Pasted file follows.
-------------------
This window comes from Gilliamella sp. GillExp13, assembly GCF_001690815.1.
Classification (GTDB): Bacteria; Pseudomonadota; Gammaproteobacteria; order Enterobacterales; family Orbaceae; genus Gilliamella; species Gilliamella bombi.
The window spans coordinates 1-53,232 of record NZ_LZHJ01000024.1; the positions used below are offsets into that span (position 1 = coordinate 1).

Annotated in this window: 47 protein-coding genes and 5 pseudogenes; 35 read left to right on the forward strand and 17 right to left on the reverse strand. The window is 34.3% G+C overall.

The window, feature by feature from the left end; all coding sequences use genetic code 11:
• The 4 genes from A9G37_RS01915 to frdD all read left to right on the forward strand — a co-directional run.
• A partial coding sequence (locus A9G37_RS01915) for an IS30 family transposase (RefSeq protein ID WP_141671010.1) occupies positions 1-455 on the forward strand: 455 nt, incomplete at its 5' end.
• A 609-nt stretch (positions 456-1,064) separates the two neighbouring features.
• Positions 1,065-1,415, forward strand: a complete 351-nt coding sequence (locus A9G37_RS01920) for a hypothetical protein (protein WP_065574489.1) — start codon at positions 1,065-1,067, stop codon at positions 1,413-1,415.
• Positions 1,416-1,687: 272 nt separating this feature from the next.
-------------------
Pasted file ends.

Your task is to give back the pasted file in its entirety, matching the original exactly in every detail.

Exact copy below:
This window comes from Gilliamella sp. GillExp13, assembly GCF_001690815.1.
Classification (GTDB): Bacteria; Pseudomonadota; Gammaproteobacteria; order Enterobacterales; family Orbaceae; genus Gilliamella; species Gilliamella bombi.
The window spans coordinates 1-53,232 of record NZ_LZHJ01000024.1; the positions used below are offsets into that span (position 1 = coordinate 1).

Annotated in this window: 47 protein-coding genes and 5 pseudogenes; 35 read left to right on the forward strand and 17 right to left on the reverse strand. The window is 34.3% G+C overall.

The window, feature by feature from the left end; all coding sequences use genetic code 11:
• The 4 genes from A9G37_RS01915 to frdD all read left to right on the forward strand — a co-directional run.
• A partial coding sequence (locus A9G37_RS01915) for an IS30 family transposase (RefSeq protein ID WP_141671010.1) occupies positions 1-455 on the forward strand: 455 nt, incomplete at its 5' end.
• A 609-nt stretch (positions 456-1,064) separates the two neighbouring features.
• Positions 1,065-1,415, forward strand: a complete 351-nt coding sequence (locus A9G37_RS01920) for a hypothetical protein (protein WP_065574489.1) — start codon at positions 1,065-1,067, stop codon at positions 1,413-1,415.
• Positions 1,416-1,687: 272 nt separating this feature from the next.